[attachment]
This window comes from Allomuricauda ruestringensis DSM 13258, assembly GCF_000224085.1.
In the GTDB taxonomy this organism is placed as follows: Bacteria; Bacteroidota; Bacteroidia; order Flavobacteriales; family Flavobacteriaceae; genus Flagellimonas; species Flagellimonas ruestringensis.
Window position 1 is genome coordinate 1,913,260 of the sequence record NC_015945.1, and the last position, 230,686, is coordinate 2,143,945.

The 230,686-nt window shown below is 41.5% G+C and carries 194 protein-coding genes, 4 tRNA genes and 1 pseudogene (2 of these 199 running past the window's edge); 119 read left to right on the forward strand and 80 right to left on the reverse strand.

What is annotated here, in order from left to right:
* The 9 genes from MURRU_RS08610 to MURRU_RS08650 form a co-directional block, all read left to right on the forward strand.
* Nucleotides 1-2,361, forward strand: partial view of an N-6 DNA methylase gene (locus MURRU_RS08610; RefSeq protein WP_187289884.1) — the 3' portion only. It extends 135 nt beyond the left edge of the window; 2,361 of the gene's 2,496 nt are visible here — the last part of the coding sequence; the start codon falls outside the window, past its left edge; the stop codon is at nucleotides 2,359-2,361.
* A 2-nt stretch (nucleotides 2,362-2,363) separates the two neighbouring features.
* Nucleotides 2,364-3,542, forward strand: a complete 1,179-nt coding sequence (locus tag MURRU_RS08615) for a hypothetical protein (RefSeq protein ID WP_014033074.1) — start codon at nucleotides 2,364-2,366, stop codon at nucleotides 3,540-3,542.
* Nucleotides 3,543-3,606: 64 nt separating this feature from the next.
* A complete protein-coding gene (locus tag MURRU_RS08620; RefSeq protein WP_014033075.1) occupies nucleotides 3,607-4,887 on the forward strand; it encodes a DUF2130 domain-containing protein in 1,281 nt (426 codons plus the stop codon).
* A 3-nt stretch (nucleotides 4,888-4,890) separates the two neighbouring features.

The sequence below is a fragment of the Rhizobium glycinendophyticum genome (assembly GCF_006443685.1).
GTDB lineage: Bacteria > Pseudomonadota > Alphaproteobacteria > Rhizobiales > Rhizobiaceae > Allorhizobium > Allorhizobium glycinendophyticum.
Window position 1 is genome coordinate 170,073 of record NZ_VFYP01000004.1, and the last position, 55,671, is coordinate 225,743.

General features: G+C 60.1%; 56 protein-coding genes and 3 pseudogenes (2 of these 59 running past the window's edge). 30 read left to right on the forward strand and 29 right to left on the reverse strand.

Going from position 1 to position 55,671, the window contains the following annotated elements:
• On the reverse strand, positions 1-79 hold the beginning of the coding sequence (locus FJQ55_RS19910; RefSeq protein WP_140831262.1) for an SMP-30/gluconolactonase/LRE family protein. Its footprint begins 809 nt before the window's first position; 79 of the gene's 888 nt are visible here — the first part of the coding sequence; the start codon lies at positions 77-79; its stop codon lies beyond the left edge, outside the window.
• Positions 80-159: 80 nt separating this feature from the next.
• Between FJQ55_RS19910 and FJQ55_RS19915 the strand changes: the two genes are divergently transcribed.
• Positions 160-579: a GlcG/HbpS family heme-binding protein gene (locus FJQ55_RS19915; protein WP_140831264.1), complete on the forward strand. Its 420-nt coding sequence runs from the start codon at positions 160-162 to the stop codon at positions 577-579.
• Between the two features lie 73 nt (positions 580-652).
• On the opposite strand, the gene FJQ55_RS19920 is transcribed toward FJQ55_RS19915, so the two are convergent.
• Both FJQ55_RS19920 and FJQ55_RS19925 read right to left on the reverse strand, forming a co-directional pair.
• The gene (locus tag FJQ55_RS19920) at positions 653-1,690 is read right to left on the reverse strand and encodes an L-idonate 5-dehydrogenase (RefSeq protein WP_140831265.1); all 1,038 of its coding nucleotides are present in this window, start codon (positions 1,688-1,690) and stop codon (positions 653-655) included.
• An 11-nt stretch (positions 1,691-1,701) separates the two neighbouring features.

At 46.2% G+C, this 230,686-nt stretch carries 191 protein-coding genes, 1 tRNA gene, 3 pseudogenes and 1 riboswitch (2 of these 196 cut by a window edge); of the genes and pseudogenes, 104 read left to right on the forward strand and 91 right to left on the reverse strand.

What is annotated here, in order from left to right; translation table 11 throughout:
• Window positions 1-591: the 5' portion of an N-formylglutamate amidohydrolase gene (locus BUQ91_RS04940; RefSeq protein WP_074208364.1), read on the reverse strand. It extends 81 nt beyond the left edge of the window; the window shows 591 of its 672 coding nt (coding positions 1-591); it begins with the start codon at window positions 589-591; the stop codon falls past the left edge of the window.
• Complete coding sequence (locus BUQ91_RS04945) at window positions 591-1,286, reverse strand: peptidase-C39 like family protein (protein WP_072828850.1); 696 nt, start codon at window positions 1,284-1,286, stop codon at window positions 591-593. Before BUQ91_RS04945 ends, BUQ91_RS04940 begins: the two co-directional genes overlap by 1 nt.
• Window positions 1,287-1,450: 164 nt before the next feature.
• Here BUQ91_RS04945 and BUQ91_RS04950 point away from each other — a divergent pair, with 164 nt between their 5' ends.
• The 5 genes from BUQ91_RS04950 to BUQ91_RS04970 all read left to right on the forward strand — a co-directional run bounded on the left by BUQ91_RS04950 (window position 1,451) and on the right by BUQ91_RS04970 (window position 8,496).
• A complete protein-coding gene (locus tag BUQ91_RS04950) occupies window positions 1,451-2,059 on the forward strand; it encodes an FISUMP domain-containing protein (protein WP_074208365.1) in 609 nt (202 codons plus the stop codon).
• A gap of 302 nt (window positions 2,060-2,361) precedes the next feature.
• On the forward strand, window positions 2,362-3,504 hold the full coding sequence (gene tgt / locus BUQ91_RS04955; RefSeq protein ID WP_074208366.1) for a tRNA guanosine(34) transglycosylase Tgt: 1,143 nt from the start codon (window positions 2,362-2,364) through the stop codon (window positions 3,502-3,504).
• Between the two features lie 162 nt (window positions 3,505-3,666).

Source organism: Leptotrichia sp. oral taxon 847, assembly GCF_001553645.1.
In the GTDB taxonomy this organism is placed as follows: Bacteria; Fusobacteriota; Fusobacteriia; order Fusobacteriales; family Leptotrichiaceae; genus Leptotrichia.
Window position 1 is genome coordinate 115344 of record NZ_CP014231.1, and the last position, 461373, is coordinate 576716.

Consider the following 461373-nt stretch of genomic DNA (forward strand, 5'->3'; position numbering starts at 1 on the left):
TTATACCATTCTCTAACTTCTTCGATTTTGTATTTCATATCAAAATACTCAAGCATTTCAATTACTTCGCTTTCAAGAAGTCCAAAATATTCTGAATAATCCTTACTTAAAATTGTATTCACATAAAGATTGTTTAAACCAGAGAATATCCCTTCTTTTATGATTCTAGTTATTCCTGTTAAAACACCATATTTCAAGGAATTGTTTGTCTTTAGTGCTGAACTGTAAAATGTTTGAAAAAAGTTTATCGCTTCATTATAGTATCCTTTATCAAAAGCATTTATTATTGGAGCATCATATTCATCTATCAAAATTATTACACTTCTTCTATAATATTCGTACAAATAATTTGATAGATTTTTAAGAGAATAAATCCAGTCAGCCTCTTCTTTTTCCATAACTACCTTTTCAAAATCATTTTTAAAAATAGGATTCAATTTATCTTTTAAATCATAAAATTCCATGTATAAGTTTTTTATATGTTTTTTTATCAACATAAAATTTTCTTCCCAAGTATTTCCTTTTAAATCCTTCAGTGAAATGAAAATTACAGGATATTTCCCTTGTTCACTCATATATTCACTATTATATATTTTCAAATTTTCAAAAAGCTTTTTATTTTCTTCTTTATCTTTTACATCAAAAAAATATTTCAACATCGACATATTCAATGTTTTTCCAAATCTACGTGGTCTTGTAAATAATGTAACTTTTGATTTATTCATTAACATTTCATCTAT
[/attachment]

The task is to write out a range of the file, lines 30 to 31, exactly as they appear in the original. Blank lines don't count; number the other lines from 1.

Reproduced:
• Complete coding sequence (locus BUQ91_RS04945) at window positions 591-1,286, reverse strand: peptidase-C39 like family protein (protein WP_072828850.1); 696 nt, start codon at window positions 1,284-1,286, stop codon at window positions 591-593. Before BUQ91_RS04945 ends, BUQ91_RS04940 begins: the two co-directional genes overlap by 1 nt.
• Window positions 1,287-1,450: 164 nt before the next feature.